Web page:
Problems baking bread?

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  1. #1

    Join Date
    Dec 2006
    Posts
    93

    Problems baking bread?

    Has anyone else had problems getting bread to rise here? I've baked in several seasons - though probably more in the summer, and tried various different loaves of bread and last week some pizza dough.

    I've tried following instructions online to get the water just the right temperature, let the dough sit before kneading it, to knead it 4 x longer than the recipe and to cook it in a hotter oven for longer but I just get rocks at the end of it.

    Is it the climate? As I haven't baked a lot of bread outside Hong Kong I can't work out if it's my cooking skills (usually good and following the recipe to the letter) or Hong Kong's unusual climate (eg it tells you to put the dough in your airing cupboard or somewhere warm away from draughts... that's not really needed here!)

    Cheers
    Kazbo


  2. #2

    Join Date
    Oct 2008
    Posts
    1,165

    did you put yeast in it?


  3. #3

    Join Date
    Dec 2006
    Posts
    93

    haha! yes, obviously, i wouldn't be wasting everyone's time quite that dramatically!


  4. #4
    fm7

    Overkneading bread will make for a hard dough that struggles to rise. You want to knead correctly, to get air into the dough, but not so much that you break down the structure.

    Also, a mistake a lot of people make is too add too much flour to the dough by over flouring the work surface and/or putting too much flour on their hands/utensils. That also makes for a harder and dryer dough.

    If you can find a copy of Crust by Richard Bertinet, check it out. Excellent book and explanatory DVD. He shows you how to make dough with next to no flour added in the kneading and working stage. Excellent stuff.

    As for climate, the humidity makes a difference. Where I lived before HK had very dry and wet seasons with extreme variations. I was always adjusting the amount of water going into the dough.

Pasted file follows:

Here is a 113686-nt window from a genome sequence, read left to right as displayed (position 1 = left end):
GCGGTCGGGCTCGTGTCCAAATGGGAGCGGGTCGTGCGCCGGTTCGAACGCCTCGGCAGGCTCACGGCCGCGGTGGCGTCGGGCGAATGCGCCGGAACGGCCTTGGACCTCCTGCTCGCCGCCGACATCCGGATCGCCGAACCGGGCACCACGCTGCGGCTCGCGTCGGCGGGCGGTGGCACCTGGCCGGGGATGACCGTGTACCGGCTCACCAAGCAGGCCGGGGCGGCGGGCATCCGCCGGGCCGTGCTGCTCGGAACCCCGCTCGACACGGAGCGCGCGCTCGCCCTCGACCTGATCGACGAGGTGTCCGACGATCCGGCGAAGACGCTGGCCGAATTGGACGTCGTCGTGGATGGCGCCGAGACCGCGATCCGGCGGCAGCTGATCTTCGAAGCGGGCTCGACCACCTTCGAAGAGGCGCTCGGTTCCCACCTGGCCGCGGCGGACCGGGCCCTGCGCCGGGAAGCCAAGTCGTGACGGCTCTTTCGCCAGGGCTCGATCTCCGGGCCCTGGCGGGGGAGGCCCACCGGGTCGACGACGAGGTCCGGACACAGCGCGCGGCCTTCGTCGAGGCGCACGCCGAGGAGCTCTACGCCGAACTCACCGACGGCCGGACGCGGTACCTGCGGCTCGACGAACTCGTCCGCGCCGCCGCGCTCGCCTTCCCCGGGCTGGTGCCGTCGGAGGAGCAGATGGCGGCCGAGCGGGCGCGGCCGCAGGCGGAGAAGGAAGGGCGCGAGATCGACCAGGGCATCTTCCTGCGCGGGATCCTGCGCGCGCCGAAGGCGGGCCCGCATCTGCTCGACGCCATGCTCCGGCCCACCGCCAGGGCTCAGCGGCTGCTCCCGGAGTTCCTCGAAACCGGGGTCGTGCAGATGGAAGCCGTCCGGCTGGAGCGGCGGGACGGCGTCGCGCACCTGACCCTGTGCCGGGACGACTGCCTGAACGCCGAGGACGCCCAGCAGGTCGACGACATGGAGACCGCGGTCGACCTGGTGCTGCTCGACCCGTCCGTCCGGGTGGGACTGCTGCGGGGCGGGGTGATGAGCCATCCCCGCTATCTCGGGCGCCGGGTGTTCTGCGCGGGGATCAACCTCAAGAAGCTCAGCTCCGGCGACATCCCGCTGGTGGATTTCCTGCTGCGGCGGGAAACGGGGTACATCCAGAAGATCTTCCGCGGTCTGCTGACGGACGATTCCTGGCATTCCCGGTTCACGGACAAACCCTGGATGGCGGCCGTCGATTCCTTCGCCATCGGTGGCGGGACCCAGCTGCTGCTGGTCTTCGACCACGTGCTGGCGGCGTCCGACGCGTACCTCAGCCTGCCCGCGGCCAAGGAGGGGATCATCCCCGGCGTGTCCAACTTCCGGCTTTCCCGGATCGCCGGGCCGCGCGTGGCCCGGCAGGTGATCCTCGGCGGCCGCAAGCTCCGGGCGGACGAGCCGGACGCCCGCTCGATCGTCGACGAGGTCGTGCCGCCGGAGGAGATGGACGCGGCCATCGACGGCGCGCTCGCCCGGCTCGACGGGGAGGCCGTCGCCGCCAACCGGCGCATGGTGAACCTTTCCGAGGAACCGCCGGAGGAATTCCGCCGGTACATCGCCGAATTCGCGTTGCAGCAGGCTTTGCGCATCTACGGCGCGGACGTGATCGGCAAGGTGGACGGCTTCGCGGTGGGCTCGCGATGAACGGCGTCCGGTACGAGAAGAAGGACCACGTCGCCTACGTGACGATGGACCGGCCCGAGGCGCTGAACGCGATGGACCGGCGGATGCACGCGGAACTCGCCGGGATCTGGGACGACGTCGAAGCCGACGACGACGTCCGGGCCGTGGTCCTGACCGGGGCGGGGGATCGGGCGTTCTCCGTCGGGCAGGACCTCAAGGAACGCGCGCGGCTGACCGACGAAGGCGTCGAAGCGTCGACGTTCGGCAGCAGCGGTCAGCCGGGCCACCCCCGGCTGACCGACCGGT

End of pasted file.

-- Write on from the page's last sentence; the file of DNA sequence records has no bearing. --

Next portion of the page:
5. #5

    Join Date
    Dec 2006
    Posts
    93

    thanks FM7 - that's helpful. I'll try your suggestions next time - the website I'd found had said that you needed to knead for longer with wholemeal (or in their case oatmeal) flour as it needed longer to break down which is why I kneaded for longer. But perhaps you are correct! I'll try less time next time.

    Will also look out for that book and DVD.

    Cheers
    Kazbo


  6. #6
    fm7
    Quote Originally Posted by Kazbo:
    thanks FM7 - that's helpful. I'll try your suggestions next time - the website I'd found had said that you needed to knead for longer with wholemeal (or in their case oatmeal) flour as it needed longer to break down which is why I kneaded for longer. But perhaps you are correct! I'll try less time next time.

    Will also look out for that book and DVD.

    Cheers
    Kazbo

    With a dough that is half whole half white, yes it takes a little more work, but not much.

    But, my best results with full whole have been Bertinet's approach and using a ferment/starter, made hours before the main batch of dough is kneaded and left to rise. I think that's the best approach to full wholemeal.